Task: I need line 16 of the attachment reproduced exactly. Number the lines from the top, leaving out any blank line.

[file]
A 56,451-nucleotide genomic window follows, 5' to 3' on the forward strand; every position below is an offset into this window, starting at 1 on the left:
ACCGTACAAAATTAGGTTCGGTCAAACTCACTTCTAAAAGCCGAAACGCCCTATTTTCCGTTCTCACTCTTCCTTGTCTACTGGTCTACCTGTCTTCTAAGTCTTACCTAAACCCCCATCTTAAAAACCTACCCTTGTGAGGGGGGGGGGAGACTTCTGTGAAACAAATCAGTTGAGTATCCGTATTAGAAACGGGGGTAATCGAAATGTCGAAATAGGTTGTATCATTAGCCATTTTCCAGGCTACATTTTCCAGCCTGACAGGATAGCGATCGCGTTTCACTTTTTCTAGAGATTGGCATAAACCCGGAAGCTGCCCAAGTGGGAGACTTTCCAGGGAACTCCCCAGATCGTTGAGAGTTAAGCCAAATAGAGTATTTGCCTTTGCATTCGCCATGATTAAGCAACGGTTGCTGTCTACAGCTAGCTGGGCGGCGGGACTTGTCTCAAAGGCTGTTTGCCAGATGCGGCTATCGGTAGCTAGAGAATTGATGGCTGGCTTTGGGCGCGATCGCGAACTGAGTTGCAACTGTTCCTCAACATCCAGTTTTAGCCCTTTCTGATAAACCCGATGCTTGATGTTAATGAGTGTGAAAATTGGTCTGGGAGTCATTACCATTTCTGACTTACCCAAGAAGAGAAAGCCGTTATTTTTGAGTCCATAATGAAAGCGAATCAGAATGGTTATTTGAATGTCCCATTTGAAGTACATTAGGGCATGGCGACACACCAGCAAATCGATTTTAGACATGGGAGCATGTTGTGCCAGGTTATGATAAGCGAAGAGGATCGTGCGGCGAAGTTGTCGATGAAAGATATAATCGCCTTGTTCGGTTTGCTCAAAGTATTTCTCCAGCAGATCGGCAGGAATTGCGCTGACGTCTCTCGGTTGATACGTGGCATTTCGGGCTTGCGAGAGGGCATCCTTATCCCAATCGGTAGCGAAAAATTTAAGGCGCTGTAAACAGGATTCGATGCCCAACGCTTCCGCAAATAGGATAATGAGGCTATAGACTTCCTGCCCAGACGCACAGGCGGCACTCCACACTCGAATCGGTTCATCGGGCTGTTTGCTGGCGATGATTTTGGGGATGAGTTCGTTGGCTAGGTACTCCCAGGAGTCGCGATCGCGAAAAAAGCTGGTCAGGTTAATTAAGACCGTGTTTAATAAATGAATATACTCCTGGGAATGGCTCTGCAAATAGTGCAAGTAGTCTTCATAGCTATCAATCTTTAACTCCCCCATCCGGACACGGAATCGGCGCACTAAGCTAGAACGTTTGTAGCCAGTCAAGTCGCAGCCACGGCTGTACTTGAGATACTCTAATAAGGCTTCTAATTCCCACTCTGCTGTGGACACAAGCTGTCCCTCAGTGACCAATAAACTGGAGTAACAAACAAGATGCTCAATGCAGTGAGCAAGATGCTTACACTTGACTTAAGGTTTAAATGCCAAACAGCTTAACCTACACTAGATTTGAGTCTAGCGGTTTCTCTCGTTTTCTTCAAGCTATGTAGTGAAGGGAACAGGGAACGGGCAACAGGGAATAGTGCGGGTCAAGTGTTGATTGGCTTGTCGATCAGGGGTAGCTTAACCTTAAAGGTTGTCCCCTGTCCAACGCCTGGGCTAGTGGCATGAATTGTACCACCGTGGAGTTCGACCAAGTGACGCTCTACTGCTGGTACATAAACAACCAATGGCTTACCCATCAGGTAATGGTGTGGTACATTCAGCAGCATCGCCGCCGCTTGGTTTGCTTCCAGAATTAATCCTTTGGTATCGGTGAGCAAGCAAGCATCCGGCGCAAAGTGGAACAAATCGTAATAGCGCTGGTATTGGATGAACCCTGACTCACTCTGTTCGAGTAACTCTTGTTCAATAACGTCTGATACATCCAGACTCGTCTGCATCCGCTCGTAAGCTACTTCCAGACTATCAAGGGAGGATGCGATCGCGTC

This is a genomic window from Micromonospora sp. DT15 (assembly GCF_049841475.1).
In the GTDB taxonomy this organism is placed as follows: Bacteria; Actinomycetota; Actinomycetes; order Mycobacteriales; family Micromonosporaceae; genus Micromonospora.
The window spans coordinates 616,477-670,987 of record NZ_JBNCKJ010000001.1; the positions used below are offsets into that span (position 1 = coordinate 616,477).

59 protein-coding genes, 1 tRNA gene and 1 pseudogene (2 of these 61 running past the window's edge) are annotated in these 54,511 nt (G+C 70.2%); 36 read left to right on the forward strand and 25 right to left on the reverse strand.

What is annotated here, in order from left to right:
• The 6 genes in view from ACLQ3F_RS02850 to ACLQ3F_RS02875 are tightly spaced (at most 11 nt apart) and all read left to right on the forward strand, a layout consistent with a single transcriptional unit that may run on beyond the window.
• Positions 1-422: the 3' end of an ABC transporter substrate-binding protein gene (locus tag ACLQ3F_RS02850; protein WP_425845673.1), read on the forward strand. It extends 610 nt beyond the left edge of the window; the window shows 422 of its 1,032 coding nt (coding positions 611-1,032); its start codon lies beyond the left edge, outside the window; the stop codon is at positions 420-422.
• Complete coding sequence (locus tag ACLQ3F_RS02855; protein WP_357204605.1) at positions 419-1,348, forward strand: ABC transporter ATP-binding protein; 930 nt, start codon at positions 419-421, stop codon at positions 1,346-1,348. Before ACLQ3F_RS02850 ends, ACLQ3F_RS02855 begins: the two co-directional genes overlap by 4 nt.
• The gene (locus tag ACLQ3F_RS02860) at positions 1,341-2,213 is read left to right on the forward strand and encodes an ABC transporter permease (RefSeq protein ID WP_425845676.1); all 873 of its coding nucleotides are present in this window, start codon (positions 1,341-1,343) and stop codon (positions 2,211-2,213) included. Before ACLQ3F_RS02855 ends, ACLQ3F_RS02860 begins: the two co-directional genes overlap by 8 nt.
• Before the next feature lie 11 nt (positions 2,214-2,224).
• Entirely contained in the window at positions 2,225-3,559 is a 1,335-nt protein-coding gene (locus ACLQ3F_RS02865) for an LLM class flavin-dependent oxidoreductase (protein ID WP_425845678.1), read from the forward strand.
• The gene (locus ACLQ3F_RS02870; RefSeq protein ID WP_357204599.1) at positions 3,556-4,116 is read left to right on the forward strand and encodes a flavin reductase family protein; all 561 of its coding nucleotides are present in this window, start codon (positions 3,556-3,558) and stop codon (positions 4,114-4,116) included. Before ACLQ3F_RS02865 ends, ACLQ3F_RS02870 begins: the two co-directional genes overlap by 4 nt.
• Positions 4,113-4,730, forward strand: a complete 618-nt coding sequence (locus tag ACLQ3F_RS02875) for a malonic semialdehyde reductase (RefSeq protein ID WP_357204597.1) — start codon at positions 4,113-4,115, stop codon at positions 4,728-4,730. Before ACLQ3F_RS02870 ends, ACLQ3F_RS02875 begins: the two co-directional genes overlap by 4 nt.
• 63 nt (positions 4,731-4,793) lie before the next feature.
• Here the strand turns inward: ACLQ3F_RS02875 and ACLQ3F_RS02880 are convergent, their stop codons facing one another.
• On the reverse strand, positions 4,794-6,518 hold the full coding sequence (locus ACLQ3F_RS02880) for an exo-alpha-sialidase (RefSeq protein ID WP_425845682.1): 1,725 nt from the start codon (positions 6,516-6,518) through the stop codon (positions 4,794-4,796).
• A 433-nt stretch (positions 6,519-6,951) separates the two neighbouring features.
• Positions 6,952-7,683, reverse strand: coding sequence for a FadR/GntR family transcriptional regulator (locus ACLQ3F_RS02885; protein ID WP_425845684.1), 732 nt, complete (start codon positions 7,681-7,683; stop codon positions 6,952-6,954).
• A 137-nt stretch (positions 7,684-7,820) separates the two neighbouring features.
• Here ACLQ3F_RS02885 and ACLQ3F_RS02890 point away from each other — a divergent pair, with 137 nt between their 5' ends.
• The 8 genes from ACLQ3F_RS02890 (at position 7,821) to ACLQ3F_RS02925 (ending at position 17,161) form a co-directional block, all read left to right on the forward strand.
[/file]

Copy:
• 63 nt (positions 4,731-4,793) lie before the next feature.